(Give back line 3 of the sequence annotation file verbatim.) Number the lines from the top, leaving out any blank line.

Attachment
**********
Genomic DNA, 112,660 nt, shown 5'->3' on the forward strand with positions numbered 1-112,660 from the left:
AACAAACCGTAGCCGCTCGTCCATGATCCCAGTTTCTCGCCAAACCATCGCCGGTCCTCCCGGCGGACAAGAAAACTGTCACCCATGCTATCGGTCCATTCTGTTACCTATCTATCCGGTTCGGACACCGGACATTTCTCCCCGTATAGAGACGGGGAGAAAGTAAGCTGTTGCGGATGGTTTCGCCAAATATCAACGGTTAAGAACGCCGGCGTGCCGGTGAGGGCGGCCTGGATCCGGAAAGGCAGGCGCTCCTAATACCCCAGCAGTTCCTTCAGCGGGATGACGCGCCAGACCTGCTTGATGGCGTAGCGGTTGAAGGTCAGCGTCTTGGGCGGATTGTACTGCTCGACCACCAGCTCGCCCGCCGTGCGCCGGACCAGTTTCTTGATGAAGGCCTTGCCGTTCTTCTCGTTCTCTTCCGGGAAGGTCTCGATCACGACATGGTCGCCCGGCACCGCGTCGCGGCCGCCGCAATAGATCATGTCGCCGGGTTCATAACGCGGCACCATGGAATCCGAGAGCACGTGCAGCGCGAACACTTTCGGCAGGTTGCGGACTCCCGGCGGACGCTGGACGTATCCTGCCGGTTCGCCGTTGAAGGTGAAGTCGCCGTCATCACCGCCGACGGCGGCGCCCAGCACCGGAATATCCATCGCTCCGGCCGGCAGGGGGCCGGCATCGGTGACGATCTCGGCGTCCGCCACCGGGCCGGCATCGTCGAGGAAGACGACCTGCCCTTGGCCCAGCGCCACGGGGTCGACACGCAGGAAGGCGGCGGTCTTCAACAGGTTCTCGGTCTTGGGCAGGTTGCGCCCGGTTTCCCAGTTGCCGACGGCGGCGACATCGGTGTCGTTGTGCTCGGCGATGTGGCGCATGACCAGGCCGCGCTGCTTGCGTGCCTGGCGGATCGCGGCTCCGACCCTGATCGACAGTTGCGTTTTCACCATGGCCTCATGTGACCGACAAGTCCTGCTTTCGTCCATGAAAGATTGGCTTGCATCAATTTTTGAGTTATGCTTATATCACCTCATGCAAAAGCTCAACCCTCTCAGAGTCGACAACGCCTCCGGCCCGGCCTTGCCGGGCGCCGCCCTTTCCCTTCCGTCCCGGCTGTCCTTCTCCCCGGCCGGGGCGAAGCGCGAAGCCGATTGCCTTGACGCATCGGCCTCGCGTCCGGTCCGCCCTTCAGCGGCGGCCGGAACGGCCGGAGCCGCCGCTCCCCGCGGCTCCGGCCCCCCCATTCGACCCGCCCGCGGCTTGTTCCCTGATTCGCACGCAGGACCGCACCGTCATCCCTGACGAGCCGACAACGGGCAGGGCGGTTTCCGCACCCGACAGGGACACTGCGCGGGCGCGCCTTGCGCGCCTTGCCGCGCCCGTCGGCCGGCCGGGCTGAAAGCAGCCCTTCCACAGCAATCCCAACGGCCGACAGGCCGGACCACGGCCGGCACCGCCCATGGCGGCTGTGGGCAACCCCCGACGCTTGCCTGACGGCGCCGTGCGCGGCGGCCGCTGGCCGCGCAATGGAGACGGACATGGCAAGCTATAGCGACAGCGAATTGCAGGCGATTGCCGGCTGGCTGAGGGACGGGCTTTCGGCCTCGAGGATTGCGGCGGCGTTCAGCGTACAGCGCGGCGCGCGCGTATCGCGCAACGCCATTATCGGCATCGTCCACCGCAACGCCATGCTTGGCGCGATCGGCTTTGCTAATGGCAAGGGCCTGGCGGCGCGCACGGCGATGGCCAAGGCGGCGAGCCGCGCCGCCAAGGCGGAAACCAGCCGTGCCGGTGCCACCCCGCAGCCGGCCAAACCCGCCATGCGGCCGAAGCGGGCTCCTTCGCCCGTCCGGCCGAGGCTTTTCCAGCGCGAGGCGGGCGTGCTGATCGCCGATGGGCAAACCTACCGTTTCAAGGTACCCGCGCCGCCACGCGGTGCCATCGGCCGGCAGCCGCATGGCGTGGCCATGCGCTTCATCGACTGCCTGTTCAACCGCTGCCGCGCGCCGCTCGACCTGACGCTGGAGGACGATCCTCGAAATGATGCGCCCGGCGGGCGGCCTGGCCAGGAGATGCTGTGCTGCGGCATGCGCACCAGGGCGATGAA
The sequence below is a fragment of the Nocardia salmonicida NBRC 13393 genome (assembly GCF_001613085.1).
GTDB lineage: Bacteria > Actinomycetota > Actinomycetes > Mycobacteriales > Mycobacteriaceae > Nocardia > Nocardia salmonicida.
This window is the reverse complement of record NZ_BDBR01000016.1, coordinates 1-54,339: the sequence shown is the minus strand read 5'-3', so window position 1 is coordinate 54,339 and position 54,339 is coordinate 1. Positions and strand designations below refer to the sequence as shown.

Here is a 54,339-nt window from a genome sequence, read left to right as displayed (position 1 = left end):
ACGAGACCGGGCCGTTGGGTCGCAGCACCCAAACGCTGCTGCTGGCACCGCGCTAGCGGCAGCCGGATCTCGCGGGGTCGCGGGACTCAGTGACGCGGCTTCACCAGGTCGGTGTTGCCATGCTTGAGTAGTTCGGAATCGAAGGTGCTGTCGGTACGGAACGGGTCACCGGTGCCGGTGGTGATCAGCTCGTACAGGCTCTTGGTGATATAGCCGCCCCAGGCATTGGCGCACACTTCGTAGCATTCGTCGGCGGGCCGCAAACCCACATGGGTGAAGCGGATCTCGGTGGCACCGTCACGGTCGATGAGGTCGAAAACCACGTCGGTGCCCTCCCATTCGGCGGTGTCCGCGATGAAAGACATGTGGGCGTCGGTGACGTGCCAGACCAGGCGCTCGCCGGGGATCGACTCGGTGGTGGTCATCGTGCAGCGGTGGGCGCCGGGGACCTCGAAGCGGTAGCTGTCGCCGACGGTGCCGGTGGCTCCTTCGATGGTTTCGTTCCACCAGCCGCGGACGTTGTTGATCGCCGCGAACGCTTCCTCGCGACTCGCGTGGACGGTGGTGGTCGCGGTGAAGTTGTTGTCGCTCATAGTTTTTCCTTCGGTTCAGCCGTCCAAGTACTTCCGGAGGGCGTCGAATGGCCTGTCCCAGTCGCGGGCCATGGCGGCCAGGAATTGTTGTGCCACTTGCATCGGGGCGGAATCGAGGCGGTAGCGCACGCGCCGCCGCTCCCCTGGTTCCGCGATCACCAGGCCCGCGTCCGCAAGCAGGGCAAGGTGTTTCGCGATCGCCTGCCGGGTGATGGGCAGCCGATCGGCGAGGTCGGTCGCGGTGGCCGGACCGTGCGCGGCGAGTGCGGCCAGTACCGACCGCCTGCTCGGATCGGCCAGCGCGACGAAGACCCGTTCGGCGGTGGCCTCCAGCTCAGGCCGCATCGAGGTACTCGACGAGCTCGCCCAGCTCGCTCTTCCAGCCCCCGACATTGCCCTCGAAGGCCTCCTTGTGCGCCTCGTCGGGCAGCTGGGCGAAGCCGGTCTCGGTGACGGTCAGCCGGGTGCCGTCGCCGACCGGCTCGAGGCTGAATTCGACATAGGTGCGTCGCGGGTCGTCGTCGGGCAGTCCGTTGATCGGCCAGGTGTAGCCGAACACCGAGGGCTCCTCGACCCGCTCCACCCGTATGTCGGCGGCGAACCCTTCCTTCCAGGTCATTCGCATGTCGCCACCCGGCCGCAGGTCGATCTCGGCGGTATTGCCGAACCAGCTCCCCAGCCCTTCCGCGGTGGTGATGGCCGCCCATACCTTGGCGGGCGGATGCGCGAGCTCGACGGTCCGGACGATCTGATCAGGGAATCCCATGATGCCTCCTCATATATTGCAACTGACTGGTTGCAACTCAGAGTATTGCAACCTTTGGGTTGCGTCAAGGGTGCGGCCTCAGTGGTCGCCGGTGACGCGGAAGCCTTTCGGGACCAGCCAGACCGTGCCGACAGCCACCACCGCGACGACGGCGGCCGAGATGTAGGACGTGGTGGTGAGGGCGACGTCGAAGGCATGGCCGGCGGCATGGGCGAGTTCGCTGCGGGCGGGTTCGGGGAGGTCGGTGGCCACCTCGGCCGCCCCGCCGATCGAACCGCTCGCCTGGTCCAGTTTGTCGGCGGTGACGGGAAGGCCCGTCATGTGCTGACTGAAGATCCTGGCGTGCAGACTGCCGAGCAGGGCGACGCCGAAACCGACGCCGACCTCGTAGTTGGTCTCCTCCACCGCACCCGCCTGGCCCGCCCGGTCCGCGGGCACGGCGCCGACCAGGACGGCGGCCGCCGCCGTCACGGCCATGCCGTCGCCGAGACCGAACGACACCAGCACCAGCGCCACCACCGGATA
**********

The sequence below is a fragment of the Nocardia salmonicida NBRC 13393 genome (assembly GCF_001613085.1).